My first game: 3 Georgia Tech legends remember their debuts

Joe Hamilton played quarterback for the Georgia Tech football team starting in 1996, and earned the title of NCAA Quarterback of the Year in 1999. He played in the NFL from 2000 until 2006, and won one Super Bowl with the Tampa Bay Buccaneers. In 2014, he was added to the College Football Hall of Fame.



Joe Hamilton played quarterback for the Georgia Tech football team starting in 1996, and earned the title of NCAA Quarterback of the Year in 1999. He played in the NFL from 2000 until 2006, and won one Super Bowl with the Tampa Bay Buccaneers. In 2014, he was added to the College Football Hall of Fame.

On Saturday at Georgia Tech, several Yellow Jackets players will play their first collegiate snaps. A couple of them may even start against Alcorn State. All, it can be reasonably assumed, will be nervous. Even some of the greatest Jackets players felt that way when they first took the field.

“I was excited and super nervous at the same time,” said Robert Lavette, Tech’s all-time leading rusher, of his first game.

With Tech’s 126th season nearly begun, Lavette and two more of Tech’s all-time greats, Joe Hamilton and Randy Rhino, shared their recollections of their first games as Yellow Jackets.

Randy Rhino, 1972

Randy Rhino confessed this week that the memories from his first game as a Yellow Jacket, against Tennessee at Grant Field on Sept. 9, 1972, are not crisp. Among other things, he knows it was on national television and that he was nervous before the game -- because he was always nervous before games.

“I don’t remember anything about me doing anything in the game,” Rhino said this week. “You kind of want to come in and, especially as a DB, you would prefer nobody noticing you instead of getting beat deep or something like that.”

He does recall its historic significance. Tennessee’s starting quarterback was Condredge Holloway, who that day became the first African-American to play quarterback in the SEC. Further, Tech’s quarterback in that game was Eddie McAshan, who two years before became the second African-American quarterback to start at a major Southeastern university and also the first black player to start at Tech.

“That was a pretty special game,” Rhino said.

Besides also being the first game in Rhino’s career, which would earn him induction into the College Football Hall of Fame in 2002, it was also the debut game for Tech coach Bill Fulcher. It also was actually Tech’s first game in which freshmen were eligible. The NCAA granted freshmen eligibility for football and basketball in 1972, making Rhino and Holloway part of the last class of players to start their varsity careers as sophomores.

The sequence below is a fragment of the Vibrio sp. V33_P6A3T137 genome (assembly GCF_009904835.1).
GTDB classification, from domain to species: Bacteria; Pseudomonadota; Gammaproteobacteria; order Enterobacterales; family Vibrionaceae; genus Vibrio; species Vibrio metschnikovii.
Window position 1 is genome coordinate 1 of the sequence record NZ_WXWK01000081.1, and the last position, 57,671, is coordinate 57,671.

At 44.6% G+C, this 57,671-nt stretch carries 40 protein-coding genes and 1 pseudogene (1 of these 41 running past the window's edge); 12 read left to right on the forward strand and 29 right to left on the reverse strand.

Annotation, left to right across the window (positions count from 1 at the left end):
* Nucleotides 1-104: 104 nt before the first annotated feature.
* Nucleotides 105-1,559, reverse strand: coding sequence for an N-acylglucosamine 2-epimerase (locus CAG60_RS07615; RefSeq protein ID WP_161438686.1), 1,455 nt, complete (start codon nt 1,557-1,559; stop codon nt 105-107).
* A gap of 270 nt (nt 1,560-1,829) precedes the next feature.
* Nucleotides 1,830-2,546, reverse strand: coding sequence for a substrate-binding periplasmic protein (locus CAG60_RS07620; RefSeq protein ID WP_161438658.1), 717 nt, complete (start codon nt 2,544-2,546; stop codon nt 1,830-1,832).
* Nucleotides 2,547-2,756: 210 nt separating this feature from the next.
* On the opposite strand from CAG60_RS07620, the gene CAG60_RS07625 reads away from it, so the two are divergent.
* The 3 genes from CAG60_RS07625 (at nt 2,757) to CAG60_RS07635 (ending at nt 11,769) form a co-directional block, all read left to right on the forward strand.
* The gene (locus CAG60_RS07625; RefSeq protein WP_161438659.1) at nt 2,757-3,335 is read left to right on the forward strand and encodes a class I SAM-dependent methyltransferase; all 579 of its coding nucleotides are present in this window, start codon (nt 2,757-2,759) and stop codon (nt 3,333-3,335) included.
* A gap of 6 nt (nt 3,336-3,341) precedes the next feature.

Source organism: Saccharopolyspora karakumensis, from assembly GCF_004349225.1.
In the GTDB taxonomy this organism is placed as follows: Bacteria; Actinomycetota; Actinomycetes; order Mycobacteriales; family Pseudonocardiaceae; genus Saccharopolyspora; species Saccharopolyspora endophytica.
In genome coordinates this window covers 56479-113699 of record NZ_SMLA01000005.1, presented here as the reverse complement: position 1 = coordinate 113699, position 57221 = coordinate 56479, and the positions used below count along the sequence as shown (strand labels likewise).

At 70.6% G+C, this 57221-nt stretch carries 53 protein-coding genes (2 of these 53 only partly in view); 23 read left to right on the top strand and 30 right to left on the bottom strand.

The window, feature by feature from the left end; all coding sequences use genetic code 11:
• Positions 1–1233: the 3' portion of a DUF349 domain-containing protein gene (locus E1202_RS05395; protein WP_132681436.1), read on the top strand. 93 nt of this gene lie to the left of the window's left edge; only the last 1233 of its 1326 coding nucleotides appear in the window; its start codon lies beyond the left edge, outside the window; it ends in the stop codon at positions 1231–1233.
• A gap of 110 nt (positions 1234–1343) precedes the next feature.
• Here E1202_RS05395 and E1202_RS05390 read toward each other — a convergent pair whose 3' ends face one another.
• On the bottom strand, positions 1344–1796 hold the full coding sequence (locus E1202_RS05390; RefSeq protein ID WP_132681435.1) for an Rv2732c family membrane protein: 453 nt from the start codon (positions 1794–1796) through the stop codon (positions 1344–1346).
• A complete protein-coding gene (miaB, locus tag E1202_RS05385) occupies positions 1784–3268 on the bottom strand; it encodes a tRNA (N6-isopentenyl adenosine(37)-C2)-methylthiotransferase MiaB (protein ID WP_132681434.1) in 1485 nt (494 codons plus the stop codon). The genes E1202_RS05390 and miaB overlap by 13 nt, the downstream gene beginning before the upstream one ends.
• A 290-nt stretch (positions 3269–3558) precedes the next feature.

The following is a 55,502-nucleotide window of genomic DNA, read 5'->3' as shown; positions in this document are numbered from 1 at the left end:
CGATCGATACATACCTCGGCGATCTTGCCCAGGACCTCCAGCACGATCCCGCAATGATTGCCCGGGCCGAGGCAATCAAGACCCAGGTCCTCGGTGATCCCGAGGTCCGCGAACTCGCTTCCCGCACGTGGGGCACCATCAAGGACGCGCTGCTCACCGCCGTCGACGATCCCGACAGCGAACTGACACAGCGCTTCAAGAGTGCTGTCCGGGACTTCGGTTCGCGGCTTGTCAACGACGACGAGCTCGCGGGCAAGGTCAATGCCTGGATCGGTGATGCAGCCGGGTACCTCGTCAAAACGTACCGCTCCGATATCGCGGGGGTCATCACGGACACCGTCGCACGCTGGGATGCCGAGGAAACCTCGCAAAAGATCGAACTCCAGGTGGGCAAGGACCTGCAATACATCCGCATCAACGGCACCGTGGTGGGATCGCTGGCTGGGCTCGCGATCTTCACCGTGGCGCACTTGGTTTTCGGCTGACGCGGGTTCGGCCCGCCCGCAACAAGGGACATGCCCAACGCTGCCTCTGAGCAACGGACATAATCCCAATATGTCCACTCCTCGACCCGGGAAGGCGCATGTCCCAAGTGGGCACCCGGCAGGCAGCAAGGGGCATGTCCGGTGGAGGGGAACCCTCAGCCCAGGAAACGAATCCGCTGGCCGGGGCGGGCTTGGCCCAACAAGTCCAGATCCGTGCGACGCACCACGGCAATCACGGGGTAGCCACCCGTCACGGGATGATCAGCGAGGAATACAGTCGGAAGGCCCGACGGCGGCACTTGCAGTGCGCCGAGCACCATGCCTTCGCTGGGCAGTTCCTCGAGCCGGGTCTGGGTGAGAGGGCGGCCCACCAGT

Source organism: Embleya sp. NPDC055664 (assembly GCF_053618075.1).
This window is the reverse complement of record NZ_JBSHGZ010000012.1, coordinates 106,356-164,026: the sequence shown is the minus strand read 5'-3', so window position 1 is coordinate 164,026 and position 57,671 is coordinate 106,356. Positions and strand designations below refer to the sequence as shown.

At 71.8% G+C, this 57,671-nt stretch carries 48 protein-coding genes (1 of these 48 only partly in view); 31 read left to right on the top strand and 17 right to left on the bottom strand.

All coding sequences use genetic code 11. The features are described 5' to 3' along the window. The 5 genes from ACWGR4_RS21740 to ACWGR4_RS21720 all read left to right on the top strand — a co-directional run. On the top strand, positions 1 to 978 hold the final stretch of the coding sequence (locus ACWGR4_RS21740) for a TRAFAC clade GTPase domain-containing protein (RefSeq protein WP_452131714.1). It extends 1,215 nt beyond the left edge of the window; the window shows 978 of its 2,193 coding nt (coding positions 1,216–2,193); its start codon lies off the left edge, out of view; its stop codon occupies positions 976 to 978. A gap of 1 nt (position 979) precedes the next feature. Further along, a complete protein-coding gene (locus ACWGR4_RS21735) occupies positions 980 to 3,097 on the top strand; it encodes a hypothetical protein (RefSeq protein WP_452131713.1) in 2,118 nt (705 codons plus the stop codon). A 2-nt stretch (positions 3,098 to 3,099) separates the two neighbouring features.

“So it was a lot of firsts,” Rhino said. “And they came in here and kicked our butt. Condredge had a great game.”

Rhino remembers the result accurately. The Volunteers, on their way to a No. 8 finish in the AP poll, crushed the Jackets 34-3 before 52,112. Tech completed its season 7-4-1 with a win in the Liberty Bowl over Iowa State.

Georgia Tech great Randy Rhino  with wife Missy and their six grandchildren (from left: Catherine, Bode, Dallas, Austin, Morgan and Stella). (Courtesy Randy Rhino)

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Rhino started the game at cornerback and also was a return specialist, a role that he fulfilled with aplomb over his career in which he became Tech’s only three-time first-team All-American.

As it would turn out, his second game was the one that proved more memorable for him, as he set a school record with a 95-yard punt return for a touchdown against South Carolina, a record that still stands. (To this day, the one that got away sticks in Rhino’s memory more. He said he would have returned a second punt for a score, but his calf muscles cramped up as he was making a cut.)

Rhino, 64, is a chiropractor and has served Tech athletes since 2002, working out of an office in the Edge Center. He is married with two grown sons and six grandchildren.

It turned out that Rhino and Holloway began a friendship borne out of competition. After playing against each other once more in college, the two played several years for rival teams in the CFL. They shared a reunion when they met up on the field after last year’s Tennessee-Tech game at Mercedes-Benz Stadium.

The memories would have to wait, but a friendship was born.

Georgia Tech legend Randy Rhino (left) poses with Tennessee great Condredge Holloway after the Tech-Tennessee game September 4, 2017 at Mercedes-Benz Stadium. (Courtesy Randy Rhino)

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Robert Lavette, 1981

As a prospect at Cartersville High, Lavette picked Tech over the likes of Michigan, Tennessee and Georgia in no small part because of the opportunity that he had to play immediately. It didn’t take long for that to play out, as he was part of Tech’s game plan for its 1981 season opener at No. 4 Alabama on Sept. 12.

Legion Field in Birmingham, Ala., filled with a crowd of nearly 79,000. Lavette had turned 18 just days earlier and, he recalled, “was 180 pounds soaking wet.” On the opposite sideline, legend Bear Bryant peered out from beneath his houndstooth hat, overseeing a roster full of future NFL draft picks.